, vvargiu

vvargiu
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Italy
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Wesley Warren Nolte
Wesley Warren Nolte @Wesl3y
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$MSFT (Microsoft) is making noise despite not even being a FAANG. Microsoft is successfully shifting its image from the company it's been for the past few decades. It loves open source, their dev tools are the tools of choice in many circles, enterprises are moving to their cloud and the company is highly... innovative! Ten years ago I don&#x27;t think I ever would have said that but things have changed. This week Microsoft made waves by announcing an increase in dividends and a monster stock buy-back. Now in the increase in dividends is great, although the level of tax on them is lame. But the buybacks are what should prick your ears up. So what is a buyback, and why does the market love them? A buyback is literally the company buying back its own stock from other investors. &quot;K, cool. So wut?&quot; you may ask. Well here&#x27;s the skinny: 1. Buybacks often signal that the company is confident in its own future. They are in a way saying to the market, &quot;I&#x27;m repaying this debt now&quot;. 2. Companies can buy stock back and then cancel that stock i.e. the number of stocks decreases, so each individual stock becomes worth more 3. Tax on capital gains (stock) is lower than on dividends, so you make more money after tax on a buyback 4. Instead of just increasing the dividend (which effectively is money that does nothing for the business issuing the dividend because it&#x27;s given away), the company is getting something for its money You can probably guess my opinion on this stock 😉 <a href="https://www.forbes.com/sites/sergeiklebnikov/2019/09/19/microsoft-stock-has-rallied-37-this-year-now-it-could-reach-new-highs/" class="e-link" target="_blank" rel="noopener noreferrer nofollow ugc">www.forbes.com/sites/sergeiklebnikov/2019/09/19/microsoft-stock-has-rallied-37-this-year-now-it-could-reach-new-highs/</a> ... Show More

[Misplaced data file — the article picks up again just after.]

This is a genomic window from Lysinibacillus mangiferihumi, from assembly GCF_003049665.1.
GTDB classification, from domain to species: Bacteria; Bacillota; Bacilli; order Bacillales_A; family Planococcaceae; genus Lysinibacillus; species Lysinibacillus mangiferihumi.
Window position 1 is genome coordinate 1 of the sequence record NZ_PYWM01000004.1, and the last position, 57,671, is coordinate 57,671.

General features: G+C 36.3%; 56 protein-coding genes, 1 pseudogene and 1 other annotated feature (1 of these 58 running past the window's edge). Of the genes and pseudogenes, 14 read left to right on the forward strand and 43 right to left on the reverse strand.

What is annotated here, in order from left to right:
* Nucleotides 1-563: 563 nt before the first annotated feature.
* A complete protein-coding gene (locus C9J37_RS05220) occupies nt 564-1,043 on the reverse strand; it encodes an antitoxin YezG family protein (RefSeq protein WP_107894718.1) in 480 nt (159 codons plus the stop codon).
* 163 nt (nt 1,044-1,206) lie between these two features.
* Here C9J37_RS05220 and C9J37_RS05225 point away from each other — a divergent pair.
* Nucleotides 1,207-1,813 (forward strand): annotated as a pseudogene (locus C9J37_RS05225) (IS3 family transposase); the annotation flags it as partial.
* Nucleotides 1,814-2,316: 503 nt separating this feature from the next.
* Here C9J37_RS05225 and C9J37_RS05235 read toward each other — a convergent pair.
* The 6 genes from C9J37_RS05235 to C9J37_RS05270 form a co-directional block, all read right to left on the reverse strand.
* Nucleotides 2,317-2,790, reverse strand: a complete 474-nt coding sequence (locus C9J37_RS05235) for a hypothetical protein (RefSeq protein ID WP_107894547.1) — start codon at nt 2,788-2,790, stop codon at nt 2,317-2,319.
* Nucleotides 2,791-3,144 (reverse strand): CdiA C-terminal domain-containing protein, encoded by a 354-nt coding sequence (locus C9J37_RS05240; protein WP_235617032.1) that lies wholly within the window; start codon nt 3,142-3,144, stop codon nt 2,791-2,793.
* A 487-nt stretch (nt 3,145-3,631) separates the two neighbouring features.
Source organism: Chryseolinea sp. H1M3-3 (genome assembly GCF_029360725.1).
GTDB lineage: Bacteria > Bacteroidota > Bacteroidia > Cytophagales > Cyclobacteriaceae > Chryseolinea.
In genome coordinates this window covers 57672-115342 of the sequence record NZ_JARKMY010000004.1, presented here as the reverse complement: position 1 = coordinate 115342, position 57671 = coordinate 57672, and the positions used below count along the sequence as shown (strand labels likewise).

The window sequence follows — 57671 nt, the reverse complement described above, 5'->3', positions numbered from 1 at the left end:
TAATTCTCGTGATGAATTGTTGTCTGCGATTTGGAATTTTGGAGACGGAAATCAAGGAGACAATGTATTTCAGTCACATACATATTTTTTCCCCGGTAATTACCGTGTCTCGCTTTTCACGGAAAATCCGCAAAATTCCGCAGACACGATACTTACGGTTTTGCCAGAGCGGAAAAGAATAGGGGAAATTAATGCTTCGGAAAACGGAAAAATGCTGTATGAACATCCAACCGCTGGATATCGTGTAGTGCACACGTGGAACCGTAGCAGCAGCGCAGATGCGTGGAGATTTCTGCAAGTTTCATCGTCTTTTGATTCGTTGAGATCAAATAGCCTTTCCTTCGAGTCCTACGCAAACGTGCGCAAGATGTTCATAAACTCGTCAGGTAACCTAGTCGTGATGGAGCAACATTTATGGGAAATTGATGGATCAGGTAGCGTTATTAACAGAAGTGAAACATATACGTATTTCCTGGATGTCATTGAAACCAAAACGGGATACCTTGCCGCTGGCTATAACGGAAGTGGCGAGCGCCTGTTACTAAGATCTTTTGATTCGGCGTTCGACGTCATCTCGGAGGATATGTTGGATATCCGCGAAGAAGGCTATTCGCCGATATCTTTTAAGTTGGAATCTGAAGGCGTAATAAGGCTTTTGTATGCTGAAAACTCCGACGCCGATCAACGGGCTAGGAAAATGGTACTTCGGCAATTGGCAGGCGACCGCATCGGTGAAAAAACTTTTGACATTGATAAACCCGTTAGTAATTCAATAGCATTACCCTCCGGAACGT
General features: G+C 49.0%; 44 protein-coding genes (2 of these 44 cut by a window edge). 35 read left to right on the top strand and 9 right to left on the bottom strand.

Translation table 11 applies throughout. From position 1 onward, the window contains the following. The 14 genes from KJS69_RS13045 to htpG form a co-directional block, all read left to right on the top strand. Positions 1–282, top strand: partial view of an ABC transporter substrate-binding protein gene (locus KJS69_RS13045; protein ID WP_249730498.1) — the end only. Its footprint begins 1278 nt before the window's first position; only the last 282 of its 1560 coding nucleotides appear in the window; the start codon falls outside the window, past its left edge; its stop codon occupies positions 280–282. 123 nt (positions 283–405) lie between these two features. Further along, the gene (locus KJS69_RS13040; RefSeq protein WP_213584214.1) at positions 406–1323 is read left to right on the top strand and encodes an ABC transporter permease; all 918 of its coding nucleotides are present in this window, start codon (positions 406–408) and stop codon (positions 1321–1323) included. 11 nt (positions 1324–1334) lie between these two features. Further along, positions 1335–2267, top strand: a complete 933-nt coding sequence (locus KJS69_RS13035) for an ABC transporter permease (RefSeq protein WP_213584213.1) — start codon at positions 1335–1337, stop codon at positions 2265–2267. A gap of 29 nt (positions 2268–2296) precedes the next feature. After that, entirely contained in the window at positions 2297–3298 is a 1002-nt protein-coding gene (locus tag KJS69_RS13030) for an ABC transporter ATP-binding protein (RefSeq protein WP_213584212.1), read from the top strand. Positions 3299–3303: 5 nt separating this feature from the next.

Wesley Warren Nolte
Wesley Warren Nolte @Wesl3y